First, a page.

The Dichotomy of Shuffle

March 20, 2006

With a large enough library of music, I've found that it's simply not possible to mentally keep track of everything I like listening to. Simply put, there are huge swaths of tracks that are unlistened-to-recently. In the absence of time to better organize my iTunes library, I resort to using the shuffle feature. Just point iTunes at my library, hit the little X button and Play. If a track isn't appealing (or it's an iTrip station), I just hit next, like a reflex.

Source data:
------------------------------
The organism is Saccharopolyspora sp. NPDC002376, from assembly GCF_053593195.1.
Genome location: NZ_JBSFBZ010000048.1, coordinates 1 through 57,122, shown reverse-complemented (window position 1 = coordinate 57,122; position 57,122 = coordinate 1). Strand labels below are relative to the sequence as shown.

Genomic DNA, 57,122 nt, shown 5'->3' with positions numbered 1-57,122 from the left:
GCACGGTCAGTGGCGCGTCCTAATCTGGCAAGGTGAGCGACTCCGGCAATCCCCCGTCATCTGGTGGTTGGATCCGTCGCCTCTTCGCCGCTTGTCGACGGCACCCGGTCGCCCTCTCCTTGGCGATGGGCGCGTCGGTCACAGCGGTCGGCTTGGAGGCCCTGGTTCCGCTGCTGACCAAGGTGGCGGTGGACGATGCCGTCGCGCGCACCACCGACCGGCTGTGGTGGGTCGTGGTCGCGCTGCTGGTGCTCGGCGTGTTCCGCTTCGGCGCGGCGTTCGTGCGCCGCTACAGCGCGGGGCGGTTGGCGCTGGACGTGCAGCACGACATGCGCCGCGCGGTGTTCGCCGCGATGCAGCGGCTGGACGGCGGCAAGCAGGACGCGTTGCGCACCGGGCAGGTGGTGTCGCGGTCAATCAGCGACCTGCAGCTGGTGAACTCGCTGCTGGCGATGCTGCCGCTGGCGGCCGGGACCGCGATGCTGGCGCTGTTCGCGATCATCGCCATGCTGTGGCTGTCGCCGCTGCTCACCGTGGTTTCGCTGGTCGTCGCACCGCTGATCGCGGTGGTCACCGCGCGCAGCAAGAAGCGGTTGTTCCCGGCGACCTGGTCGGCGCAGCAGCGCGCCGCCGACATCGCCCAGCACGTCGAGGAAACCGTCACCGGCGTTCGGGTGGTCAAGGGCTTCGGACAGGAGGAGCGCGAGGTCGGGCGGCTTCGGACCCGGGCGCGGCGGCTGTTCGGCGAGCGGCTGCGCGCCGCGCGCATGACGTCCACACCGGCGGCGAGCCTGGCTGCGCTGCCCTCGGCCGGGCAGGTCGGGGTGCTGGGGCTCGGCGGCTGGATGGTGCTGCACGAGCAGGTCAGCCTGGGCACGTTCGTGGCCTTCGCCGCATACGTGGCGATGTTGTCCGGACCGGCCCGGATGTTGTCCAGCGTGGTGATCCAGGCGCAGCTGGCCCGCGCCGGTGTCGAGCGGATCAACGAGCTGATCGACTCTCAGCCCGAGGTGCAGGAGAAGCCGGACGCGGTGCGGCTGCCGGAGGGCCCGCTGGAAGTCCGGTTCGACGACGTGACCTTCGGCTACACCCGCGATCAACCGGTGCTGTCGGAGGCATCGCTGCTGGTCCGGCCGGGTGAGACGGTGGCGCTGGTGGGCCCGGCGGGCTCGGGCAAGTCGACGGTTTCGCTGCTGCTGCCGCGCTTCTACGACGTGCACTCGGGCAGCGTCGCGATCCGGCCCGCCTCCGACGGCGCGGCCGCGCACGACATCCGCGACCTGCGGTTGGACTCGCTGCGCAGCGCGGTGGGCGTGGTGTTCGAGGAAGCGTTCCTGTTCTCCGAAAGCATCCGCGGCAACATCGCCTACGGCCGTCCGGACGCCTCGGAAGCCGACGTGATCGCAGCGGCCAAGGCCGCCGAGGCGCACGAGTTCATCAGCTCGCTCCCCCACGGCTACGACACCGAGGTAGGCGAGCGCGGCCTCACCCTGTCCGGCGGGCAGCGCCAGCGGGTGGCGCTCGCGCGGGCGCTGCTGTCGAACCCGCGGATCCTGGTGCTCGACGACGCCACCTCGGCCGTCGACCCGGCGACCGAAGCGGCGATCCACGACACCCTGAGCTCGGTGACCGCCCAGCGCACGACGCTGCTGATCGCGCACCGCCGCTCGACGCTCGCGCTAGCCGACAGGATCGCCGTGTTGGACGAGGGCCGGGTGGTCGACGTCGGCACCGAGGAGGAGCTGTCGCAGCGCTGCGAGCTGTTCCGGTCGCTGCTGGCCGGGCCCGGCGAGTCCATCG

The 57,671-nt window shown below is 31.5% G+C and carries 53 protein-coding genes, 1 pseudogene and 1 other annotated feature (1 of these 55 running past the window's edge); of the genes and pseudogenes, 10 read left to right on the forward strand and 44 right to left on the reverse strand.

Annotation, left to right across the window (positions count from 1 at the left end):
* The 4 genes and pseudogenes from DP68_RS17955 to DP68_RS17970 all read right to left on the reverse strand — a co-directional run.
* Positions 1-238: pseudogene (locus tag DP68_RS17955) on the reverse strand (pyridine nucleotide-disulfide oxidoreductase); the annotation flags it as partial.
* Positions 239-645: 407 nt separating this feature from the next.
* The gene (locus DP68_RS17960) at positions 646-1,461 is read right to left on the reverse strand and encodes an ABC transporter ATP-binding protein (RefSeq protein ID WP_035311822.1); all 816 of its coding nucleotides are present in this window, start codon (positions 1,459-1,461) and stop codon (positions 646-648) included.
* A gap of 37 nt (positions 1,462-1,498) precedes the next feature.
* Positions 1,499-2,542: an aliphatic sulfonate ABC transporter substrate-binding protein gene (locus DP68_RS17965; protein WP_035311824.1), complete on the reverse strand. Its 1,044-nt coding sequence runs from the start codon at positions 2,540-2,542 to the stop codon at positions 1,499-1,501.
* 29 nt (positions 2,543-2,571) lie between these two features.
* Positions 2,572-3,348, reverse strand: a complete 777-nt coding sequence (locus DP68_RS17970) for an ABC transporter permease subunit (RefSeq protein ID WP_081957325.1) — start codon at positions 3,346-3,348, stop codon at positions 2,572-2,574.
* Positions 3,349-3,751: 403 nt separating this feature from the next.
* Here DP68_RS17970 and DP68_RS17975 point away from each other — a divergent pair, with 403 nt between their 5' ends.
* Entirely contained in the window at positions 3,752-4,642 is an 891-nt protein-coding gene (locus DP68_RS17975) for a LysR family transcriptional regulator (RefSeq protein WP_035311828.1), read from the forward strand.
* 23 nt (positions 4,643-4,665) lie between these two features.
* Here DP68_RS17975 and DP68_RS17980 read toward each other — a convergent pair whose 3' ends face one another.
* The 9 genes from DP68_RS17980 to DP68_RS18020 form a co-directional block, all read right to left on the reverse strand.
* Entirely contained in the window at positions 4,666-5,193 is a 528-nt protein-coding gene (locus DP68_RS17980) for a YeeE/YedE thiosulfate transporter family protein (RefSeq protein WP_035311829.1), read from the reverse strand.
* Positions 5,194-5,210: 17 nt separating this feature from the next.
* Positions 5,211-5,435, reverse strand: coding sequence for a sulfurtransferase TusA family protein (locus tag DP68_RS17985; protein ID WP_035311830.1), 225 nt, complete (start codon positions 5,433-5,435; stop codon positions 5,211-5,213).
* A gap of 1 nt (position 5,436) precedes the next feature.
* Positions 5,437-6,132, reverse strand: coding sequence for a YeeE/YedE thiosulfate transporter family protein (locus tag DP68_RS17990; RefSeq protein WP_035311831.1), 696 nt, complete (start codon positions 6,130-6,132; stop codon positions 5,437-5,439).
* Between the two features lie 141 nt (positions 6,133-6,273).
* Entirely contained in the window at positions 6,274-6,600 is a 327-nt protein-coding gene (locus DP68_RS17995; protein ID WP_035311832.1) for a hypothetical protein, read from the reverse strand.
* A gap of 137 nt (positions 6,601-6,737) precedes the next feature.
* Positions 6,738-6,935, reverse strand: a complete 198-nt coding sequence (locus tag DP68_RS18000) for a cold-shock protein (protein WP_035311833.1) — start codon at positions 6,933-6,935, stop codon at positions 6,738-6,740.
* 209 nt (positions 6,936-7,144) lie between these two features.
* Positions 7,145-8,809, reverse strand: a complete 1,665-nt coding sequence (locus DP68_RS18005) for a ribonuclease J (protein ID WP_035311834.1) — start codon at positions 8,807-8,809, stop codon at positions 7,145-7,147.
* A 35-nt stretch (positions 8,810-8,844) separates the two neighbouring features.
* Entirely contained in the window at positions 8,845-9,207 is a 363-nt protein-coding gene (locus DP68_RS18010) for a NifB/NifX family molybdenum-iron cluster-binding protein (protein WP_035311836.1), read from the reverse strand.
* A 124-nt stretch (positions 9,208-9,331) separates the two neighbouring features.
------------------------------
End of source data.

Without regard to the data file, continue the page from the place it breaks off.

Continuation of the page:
Pro: Lots of library coverage, and I'll end up listening to things I wouldn't otherwise remember I had. Con: No continuity. However sophisticated the shuffling algorithm ends up being, it's not the same (not the same being equivalent here to never gonna be anywhere near) as a back-to-back listen of a well-produced album or mix set.

Music helps me concentrate. Once I get going down some mental path on task X, the continuity of a record helps keep me on track. A library-wide shuffle doesn't. My mind might settle into a pattern after a few minutes, but by then most tracks are over. Then it's a subtle shift (depending on the set of music being shuffled) to another record, and a mental reset.

Navel gazing moment: Found the inexplicable appeal of minimal repetitive electronic music? Bass tastes good.